Regional statistics you can visualize, customize and share
Welcome to the UNC Charlotte Urban Institute's data portal. See below to explore facts about the Charlotte region from among 11 topic areas, compare your county to the metro region and the state, and explore in-depth data from our partner organizations.
EXPLORE DATA BY SELECTING FROM ONE OF ELEVEN TOPICS
Environmental Stewardship is central to a number of CONNECT’s core values, but is particularly important to "a safe and healthy environment" and "sustainable, well-managed growth". The Charlotte region’s air quality is a leading indicator of public health and is directly related to choices about land use and transportation. The number of LEED-certified buildings has emerged as an important measure of sustainable, well-managed growth.
Mecklenburg County is home to one of the largest veteran communities in North Carolina. As one of the Regional Indicators Partners, Goodwill Industries of the Southern Piedmont collaborates with the UNC Charlotte Urban Institute to monitor trends among veterans (and other populations Goodwill serves). This article features an infographic that provides a snapshot of the 55,000 veterans living in the county. (Photo: Goodwill)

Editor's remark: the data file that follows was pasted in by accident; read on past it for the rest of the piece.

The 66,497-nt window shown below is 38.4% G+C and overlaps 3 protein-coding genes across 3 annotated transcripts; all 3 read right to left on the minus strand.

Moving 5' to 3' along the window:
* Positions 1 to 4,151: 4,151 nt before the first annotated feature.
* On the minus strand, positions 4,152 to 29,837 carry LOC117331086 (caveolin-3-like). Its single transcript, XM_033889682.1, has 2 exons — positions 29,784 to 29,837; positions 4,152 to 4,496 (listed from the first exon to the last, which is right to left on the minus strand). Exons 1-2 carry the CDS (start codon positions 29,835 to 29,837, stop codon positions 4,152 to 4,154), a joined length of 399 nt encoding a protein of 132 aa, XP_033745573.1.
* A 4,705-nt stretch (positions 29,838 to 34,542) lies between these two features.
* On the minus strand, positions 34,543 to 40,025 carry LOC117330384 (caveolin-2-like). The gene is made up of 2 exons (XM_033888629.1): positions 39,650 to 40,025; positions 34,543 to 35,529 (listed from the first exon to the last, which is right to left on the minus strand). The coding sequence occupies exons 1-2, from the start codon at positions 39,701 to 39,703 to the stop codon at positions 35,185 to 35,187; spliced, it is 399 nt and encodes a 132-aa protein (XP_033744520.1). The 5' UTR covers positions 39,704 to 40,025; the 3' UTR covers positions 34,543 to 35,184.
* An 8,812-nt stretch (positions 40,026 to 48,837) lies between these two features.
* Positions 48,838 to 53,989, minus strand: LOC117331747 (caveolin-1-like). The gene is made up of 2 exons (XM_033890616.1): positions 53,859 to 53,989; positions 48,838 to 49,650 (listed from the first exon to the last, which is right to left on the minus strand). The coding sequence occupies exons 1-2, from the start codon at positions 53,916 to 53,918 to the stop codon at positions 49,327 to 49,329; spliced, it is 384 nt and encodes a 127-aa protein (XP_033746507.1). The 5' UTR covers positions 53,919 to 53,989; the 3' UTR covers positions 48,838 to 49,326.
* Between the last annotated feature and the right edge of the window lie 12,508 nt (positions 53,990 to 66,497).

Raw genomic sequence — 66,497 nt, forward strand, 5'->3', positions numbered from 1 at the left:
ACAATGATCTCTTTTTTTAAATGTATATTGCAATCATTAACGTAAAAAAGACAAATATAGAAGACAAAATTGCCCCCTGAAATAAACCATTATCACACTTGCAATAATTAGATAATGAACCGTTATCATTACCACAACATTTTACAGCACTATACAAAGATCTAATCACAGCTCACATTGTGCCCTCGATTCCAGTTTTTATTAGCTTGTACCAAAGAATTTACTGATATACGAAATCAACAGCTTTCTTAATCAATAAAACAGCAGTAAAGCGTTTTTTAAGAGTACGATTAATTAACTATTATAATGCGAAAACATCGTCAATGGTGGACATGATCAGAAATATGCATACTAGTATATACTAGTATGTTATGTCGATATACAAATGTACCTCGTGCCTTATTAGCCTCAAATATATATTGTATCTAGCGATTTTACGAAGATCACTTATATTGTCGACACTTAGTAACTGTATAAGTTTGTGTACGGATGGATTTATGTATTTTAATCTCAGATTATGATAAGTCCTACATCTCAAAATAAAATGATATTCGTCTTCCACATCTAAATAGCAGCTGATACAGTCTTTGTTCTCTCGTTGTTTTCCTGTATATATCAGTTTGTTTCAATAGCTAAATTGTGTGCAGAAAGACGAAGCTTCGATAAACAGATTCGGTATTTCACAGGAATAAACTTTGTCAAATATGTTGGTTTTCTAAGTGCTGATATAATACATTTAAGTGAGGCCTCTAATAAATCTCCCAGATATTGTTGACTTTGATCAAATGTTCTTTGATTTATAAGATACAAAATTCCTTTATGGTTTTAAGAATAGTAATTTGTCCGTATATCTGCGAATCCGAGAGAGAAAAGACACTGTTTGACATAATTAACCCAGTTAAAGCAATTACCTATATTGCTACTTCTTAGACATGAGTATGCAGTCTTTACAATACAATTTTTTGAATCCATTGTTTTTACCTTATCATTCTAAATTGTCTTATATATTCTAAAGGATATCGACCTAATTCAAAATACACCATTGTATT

In the Carolinas, only Charlotte’s metro area tops 2 million people. Raleigh is roughly half that size, 1.2 million. No other Metropolitan Statistical Areas in the Carolinas top 1 million in population. But some of that is because the Triangle is not one MSA, nor is the Triad. (Bing Maps image shows the Carolinas without political boundaries.)
The UNC Charlotte Urban Institute has partnered with MeckEd to provide a series of interactive maps that allow the public to do their own exploration of CMS schools. Those maps have now been combined into a new interface that creates an integrated school data resource. (Graphic: Zach Szczepaniak)
More than 150 neighborhood organizers, nonprofit leaders, local government staff, academics, and interested citizens gathered March 26 at UNC Charlotte’s Center City building for the inaugural Charlotte Data Day. Materials presented at the event are now available online. (Photo: Selena Skorman)